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Sunday, March 19, 2017
March 19, 2017 News Read
By Andrew Walden @ 8:37 PM :: 3842 Views

Dissent: Five Ninth Circuit Judges Rebuke Court’s Immigration Ruling

A Constitutional Amendment for Education Wars, Part 2

Fox News Video: How your tax dollars are being wasted on a railway in Hawaii

Assisted Suicide Laws in Oregon and Washington: What Safeguards?

Hawaii Family Forum Legislative Week in Review

Caldwell Fined for Sewage Spills

Election Results: KIUC Co-op Board

March 18, 1959: Eisenhower Signs Hawaii Statehood Bill

National Republicans Poised to Liberate Hawaii from HMSA-Kaiser Duopoly

WHT: A proposed plan allowing insurance to be sold across state lines could, depending on who you ask, increase competition and drive down premiums. Or, others say, it could create a “race to the bottom” and undermine local laws that regulate Hawaii’s market.

The proposal isn’t included in the recently introduced American Health Care Act, part of Congressional Republicans’ efforts to replace the current Affordable Care Act.

But erasing state lines when it comes to insurance sales is still very much in the cards.

On March 7, President Donald Trump tweeted that “getting rid of state lines, which will promote competition, will be in phase 2 &3 of healthcare rollout.” In a speech outlining the plan, Republican House Speaker Paul Ryan said interstate insurance purchases, along with all “the bills that we want to pass” that can’t go through reconciliation, is phase 3 of the plan.

Supporters of the recently introduced bill, or “phase 1,” want to pass that bill through reconciliation, a legislative process that can’t be filibustered.

Because the specifics of the policy haven’t been officially proposed in Congress, exactly what lawmakers’ idea of “getting rid of state lines” entails is uncertain.

read … Health care reform proposal could impact local regulations

Star-Advertiser Instructs Readers on How to Hate Trump

HB1471: Tax the TVRs Bill Still Alive

SA: …Supporters want to see legislation that maintains property rights while allowing individuals and the community to profit from expanded tourism and increased revenues. Meanwhile, critics who are concerned with rising housing prices and changing neighborhoods want to know that trade-offs are worth the cost.

Resolution has been a long time coming.

In 2015, Gov. David Ige signed into law Act 204, requiring transient-rental owners to post their tax identification numbers on advertisements. Proponents said the law would provide county officials with more enforcement teeth, but the state Department of Taxation has not implemented the new law. Several hosting platforms notified the state that the requirement violated the federal Communications Decency Act, said Mallory Fujitani, department spokeswoman.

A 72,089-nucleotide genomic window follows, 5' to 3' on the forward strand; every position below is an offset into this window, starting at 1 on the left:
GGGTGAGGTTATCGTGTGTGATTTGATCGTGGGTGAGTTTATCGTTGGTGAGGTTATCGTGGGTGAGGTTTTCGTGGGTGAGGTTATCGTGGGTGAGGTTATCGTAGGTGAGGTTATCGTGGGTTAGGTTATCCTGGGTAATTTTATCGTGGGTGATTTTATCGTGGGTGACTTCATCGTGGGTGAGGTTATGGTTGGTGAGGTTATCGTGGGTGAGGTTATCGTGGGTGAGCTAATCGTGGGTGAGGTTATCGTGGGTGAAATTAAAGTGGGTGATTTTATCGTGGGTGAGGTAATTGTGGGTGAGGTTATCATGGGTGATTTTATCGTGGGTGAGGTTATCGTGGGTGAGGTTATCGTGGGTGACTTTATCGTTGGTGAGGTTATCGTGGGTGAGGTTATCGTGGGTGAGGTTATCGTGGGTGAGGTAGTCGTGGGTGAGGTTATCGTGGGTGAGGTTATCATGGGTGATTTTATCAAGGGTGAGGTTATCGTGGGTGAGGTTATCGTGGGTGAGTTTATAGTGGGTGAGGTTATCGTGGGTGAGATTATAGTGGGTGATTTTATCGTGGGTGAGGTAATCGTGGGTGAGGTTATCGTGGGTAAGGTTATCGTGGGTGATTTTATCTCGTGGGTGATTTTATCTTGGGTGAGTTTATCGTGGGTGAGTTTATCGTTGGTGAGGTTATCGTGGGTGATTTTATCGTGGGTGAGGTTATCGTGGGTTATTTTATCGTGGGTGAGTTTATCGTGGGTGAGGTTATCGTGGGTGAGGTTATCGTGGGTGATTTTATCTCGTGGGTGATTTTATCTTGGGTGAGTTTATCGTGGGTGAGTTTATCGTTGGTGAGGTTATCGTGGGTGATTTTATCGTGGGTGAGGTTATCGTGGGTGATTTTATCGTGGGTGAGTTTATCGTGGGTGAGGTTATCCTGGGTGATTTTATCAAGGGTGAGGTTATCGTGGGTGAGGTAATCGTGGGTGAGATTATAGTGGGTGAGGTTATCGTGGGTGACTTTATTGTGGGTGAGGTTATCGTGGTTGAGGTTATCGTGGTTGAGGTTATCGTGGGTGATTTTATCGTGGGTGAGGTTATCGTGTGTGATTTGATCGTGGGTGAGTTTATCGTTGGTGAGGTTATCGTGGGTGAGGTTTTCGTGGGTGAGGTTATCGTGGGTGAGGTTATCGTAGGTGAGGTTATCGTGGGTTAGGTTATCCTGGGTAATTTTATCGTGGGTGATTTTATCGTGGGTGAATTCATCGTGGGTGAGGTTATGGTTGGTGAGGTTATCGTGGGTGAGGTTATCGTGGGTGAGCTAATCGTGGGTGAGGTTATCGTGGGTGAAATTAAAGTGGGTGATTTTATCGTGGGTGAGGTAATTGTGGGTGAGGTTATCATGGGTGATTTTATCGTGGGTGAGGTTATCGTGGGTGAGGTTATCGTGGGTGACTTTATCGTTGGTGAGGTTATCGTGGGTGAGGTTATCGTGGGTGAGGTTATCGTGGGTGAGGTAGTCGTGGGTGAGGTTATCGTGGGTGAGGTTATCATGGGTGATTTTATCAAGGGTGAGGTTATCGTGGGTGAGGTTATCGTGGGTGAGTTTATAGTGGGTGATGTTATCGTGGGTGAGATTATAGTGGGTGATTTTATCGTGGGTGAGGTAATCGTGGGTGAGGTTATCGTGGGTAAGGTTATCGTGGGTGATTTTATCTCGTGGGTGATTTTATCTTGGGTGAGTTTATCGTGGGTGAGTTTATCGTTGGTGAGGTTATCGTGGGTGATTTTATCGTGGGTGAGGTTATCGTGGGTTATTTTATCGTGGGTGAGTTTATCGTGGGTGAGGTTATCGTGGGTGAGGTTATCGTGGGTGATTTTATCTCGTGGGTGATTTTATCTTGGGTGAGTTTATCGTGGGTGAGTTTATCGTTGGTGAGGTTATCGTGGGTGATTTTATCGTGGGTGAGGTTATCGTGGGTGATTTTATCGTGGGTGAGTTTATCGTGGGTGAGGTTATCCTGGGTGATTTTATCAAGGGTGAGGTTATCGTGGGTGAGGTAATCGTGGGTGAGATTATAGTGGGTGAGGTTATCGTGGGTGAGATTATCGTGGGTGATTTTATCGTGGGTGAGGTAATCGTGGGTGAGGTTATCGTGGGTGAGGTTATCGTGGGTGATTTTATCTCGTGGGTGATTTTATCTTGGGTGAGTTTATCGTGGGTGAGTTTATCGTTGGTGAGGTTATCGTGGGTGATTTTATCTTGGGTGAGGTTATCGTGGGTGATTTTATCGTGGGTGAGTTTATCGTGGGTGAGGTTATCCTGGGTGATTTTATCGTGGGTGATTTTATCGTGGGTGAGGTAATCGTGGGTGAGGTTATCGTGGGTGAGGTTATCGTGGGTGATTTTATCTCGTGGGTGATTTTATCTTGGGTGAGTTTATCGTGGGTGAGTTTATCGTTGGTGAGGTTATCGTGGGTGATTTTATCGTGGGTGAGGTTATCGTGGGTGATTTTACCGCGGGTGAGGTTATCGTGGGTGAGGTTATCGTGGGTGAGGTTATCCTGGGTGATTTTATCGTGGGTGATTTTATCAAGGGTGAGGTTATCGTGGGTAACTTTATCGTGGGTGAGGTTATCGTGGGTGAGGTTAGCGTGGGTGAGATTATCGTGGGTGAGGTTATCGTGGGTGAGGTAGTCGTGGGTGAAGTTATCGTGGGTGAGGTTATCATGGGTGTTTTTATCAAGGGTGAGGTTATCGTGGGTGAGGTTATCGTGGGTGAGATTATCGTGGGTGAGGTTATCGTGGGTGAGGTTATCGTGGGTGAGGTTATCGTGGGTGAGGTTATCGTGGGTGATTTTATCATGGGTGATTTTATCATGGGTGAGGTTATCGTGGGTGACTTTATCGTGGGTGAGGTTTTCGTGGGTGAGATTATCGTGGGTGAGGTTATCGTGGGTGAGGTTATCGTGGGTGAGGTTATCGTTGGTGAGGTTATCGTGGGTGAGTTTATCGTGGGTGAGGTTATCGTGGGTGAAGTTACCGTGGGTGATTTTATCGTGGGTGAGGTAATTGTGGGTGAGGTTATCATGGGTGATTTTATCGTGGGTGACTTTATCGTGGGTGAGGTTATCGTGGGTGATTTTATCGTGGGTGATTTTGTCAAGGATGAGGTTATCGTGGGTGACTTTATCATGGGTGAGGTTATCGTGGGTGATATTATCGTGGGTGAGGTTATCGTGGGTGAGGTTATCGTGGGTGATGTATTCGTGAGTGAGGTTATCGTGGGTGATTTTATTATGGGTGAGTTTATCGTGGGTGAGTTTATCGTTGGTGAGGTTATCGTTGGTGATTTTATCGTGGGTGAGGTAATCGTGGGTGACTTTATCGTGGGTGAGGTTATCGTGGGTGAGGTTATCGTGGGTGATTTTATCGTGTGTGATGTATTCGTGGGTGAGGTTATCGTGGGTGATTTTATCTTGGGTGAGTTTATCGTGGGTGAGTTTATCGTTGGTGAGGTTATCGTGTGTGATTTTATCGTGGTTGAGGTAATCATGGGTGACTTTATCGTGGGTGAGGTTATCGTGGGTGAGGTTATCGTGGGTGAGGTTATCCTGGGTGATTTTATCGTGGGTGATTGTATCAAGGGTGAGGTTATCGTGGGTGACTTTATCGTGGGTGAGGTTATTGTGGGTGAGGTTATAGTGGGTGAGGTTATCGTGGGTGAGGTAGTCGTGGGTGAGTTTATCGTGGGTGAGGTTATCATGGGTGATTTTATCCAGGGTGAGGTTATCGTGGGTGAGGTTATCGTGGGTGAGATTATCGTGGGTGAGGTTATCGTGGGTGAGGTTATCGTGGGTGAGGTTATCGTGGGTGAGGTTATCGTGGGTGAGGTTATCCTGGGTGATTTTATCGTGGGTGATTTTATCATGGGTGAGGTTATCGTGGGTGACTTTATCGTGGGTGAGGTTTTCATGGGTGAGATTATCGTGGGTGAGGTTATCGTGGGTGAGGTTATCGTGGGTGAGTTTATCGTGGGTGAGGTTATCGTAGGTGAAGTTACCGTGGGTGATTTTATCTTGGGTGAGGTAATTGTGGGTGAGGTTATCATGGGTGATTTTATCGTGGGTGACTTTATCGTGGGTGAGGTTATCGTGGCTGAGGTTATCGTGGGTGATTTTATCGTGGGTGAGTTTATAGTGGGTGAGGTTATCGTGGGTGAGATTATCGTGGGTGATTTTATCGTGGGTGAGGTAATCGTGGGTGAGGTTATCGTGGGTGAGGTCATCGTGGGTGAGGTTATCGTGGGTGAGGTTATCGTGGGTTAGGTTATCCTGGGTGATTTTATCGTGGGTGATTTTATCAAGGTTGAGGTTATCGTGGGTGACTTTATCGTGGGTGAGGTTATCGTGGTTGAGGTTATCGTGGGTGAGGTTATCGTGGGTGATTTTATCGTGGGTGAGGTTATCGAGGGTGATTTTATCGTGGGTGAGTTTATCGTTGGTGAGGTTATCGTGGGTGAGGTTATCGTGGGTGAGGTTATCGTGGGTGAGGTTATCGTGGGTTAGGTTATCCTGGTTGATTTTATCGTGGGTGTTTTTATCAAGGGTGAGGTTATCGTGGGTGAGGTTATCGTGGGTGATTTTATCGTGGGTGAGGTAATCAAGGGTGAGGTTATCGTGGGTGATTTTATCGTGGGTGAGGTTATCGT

Last year, state lawmakers touted a tax solution in House Bill 1850, which allowed online travel businesses like Airbnb to collect taxes from hosts and remit them to the state. Proponents said the bill would yield more taxes since some short-term-rental owners were ignoring zoning laws. The state Department of Taxation supported the intent of the bill, but Ige vetoed it, saying it provided a shield for owners who weren’t complying with county laws.

State lawmakers introduced three vacation-rental bills this session. The only one still moving is House Bill 1471, which is similar to HB 1850 and is slated to be heard Wednesday at 2:45 p.m. in Room 414 of the state Capitol….

read … Oahu TVR surge frustrates neighbors, government

HIDOT Continues to Blackmail Big Island

HTH: The state Department of Transportation’s response to Hawaii County’s request for release of $15 million appropriated for Puna roads could be summed up in two words — nice try.

In a blunt letter to county officials, DOT Deputy Director Ed Sniffen said the department will not release funds state lawmakers approved in 2015 and suggested that spending or giving the county the money could impact priority projects, such as improving Highway 130.

“As it is, HDOT’s funding is insufficient to support the current and future needs of the statewide highways system as it is,” he said in the March 8 email. “… If the county of Hawaii is seeking additional funding, they should not look to HDOT.”

The correspondence was sent ahead of the County Council voting on a resolution urging the funding to be distributed to the county prior to the appropriation’s expiration June 30….

read … HDOT to county: Need funds for Puna roads? Look elsewhere

HB775--Egg Inspection: Will legislature End 86 Years of Mindless Bureaucracy?

SA: You could call Howard Kamimoto a crack egg inspector.

Actually, he is one of three state food inspectors who devote a lot of their time checking to see if chicken eggs from the mainland are properly marked as to their origin.

There’s a problem, though. These required marks — “US” stamped in small type on the shells of individual eggs — are supposed to be checked by the state Department of Agriculture before imported eggs can be removed from a local shipping dock or other landing point and delivered to stores for retail sale.

That’s a lot of checks — about 150 every month to sample 400,000 cases containing about 30 dozen eggs each.

So the agency is seeking some relief from its duty by asking the Legislature to amend a law that dates to 1931 and was enacted to protect local egg producers from unscrupulous competitors who might try to package mainland eggs in cartons advertising Hawaii eggs that can sell for more than twice as much.

At the time the requirement was instituted, all eggs sold in Hawaii were locally produced. Now 80 percent are from the mainland, and the inspection protocol is unwarranted, said Jeri Kahana, quality assurance division administrator for the department.

“It doesn’t make any sense,” she said. “It’s too cumbersome.”

Kahana said her three food inspectors have more important duties that include checking food for health safety and quality. The law that mandates checking the origin of eggs before they are released for retail sale also requires issuing written certificates that take up the inspectors’ time, she said….